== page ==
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House sends major tax-cut plan to governor

Kansas State Capitol, Statehouse, Capitol Dome Topeka
Kansas State Capitol, Statehouse, Capitol Dome Topeka File photo

UPDATE (4:30 p.m.): The House has approved a heavily-altered version of Gov. Sam Brownback's tax plan after a series of attempts to stall the debate to give the Senate time to vote on a plan that was negotiated between the House and Senate. It now goes to Brownback, who has indicated he will sign it.

The bill House members approved in a 65-58 vote projects a $2 billion state deficit in 2018. Democrats are furious about the vote, saying House Speaker Mike O'Neal cut off debate. Rep. Jim Ward, D-Wichita, said the bill devastates public education, public safety and will let more people die while awaiting state services for people with physical and developmental disabilities. Rep. Richard Carlson, R-St. Marys, said he hopes that the Senate will move to approve their plan to give lawmakers another chance to negotiate a tax plan.


TOPEKA -- The House this afternoon has abruptly taken up a massive tax-cutting bill that has been lying dormant for weeks as House and Senate negotiators tried to create a politically-viable and less expensive tax reduction bill.

The move would send a heavily-altered version of Gov. Sam Brownback's plan to the Governor's desk. Brownback has indicated he would sign the bill, but he has said he prefers a bill negotiated by the House and Senate that leaves a positive ending balance.

The House's move is viewed by some as an attempt to pressure the Senate to approve the negotiated tax bill this afternoon. If the House approves their plan, it would kill the negotiated deal. But if the Senate votes first and passes its plan, it would kill the House's version and advance the bill to the House where its passage is all but assured.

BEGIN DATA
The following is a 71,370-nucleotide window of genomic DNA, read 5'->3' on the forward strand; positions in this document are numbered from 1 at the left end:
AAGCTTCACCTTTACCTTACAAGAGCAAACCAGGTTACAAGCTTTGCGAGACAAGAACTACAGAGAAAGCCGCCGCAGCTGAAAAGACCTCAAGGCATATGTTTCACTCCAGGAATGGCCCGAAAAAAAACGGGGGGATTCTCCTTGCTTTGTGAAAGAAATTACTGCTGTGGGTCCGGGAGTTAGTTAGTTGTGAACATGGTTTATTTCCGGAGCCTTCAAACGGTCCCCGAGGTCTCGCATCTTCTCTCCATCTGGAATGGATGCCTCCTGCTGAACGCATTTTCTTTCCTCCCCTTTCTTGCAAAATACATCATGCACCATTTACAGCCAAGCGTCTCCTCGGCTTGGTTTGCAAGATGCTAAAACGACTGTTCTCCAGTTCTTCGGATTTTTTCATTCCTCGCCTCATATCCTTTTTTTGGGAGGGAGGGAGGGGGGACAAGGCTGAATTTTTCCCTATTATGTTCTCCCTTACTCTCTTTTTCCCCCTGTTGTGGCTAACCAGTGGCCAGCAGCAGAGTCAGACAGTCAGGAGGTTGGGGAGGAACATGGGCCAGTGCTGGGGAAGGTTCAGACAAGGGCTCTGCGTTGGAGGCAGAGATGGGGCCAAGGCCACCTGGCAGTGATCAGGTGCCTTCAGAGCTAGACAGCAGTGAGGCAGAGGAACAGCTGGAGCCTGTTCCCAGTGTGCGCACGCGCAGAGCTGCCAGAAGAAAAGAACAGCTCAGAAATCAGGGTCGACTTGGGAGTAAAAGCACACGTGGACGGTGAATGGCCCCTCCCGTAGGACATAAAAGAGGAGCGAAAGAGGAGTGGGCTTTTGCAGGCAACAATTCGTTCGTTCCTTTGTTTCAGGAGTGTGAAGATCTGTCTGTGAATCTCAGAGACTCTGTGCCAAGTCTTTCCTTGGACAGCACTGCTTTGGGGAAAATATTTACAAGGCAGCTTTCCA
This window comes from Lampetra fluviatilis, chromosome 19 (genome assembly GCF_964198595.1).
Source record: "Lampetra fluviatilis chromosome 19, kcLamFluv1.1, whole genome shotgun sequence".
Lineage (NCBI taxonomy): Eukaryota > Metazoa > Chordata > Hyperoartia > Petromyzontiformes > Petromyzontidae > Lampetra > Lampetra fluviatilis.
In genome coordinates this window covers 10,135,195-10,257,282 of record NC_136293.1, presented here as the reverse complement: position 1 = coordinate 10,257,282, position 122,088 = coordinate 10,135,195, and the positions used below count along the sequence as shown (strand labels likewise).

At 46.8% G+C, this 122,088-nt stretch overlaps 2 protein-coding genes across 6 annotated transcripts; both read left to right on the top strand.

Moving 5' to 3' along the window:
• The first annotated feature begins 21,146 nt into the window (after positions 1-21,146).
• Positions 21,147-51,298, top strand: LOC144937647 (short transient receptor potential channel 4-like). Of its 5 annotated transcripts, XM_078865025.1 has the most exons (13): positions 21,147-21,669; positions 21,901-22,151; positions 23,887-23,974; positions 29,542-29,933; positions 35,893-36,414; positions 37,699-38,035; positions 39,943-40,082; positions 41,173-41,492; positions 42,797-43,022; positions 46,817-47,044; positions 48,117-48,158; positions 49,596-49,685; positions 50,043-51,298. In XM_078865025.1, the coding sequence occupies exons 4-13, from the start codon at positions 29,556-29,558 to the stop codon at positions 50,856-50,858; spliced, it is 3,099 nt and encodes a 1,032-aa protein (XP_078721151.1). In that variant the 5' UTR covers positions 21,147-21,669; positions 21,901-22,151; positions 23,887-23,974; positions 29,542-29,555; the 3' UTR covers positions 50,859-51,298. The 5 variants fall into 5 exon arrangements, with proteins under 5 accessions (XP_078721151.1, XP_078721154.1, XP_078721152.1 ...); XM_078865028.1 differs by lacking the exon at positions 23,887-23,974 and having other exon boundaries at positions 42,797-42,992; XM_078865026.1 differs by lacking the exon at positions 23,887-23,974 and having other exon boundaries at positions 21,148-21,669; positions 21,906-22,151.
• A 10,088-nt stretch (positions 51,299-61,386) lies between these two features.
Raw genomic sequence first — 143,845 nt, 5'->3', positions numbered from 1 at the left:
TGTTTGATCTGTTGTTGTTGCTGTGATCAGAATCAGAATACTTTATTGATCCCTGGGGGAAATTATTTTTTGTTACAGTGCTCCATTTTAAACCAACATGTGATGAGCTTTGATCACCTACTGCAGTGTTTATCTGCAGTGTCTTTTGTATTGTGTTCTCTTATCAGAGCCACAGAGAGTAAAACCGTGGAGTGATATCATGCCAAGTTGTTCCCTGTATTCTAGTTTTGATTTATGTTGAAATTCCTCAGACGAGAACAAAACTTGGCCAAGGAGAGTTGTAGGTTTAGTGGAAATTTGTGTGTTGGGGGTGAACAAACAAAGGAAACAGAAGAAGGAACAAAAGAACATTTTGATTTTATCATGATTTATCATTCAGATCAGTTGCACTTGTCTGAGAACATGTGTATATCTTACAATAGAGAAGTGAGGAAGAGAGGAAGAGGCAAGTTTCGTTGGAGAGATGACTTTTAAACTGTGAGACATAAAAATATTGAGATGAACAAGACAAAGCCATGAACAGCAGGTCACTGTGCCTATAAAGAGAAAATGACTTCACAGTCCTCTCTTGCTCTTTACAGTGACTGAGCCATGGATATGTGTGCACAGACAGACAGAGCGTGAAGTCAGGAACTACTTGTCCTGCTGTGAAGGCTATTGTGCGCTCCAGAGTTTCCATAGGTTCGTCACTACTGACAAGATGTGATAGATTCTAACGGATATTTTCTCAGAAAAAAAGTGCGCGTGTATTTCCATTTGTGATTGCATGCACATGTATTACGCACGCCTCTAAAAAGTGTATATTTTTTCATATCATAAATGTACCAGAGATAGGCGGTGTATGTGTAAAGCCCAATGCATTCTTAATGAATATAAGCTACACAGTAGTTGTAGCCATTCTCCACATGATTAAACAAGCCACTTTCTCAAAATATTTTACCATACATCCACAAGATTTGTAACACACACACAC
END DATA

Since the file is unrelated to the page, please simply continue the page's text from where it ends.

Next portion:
The House awaits a vote on a big tax cut plan. (This photo merges several photos to provide a wider perspective of House floor.)That plan the House is considering this afternoon would cost an estimated $3.7 billion over five years. It is a heavily altered version of the governor’s original tax-reduction proposal. Senators removed from Brownback’s original pitch a 2 percent cap on the growth of government spending, and they reinstated a wide variety of tax credits and deductions that Brownback wanted to eliminate to simplify the tax code and reduce the impact of the tax cuts on state revenue.

Projections created by legislative researchers earlier this month show that the more expensive plan would leave the state with a $270 million deficit in the 2014 fiscal year, the first full year of the tax cuts. That deficit would grow to $2 billion by 2017, according to the projections.

Several House members have spoken against the bill. Meanwhile, others are trying to put an end to the debate and force a quick vote to preempt the Senate's planned debate this afternoon, which was slated to start at 2 p.m.

If the House votes first and sends the bill to the Governor's desk, it would kill the bill the Senate had planned to vote on today.

Projections on the plan the Senate is slated to vote on this afternoon show the plan would leave a $165 million budget surplus in 2018.

The proposal collapses the state’s three income tax brackets, which are now set at 3.5 percent, 6.25 percent and 6.45 percent. It would lock the lower bracket for the first $30,000 of income for married couples or $15,000 for individuals would be dropped to 3 percent. The bracket for income above that would be set at 5.5 percent in 2013-2014 and drop to 5.3 percent in 2015 before hitting 5.1 percent in 2016.

It phases out nonwage income taxes for 191,000 limited liability companies, subchapter S corporations and sole proprietorships. The first $100,000 of nonwage income would be exempt in 2013-2014. That would shift to the first $250,000 in 2015-2016 and eliminate the tax entirely starting in 2017.

It forces low-income families to choose between claiming the earned income tax credit or a food sales tax rebate.

The plan eliminates 17 tax credits. And renters would no longer be able to claim the homestead property tax refund. The money saved from that would go back into the program for homeowners, allowing them a maximum $800 refund.

Currently oil and gas companies get a two year exemption from severance taxes on new wells. Under the new plan, any producer drawing more than 100 barrels a day would have to pay the tax.

The plan provides $45 million a year to local governments for property tax relief.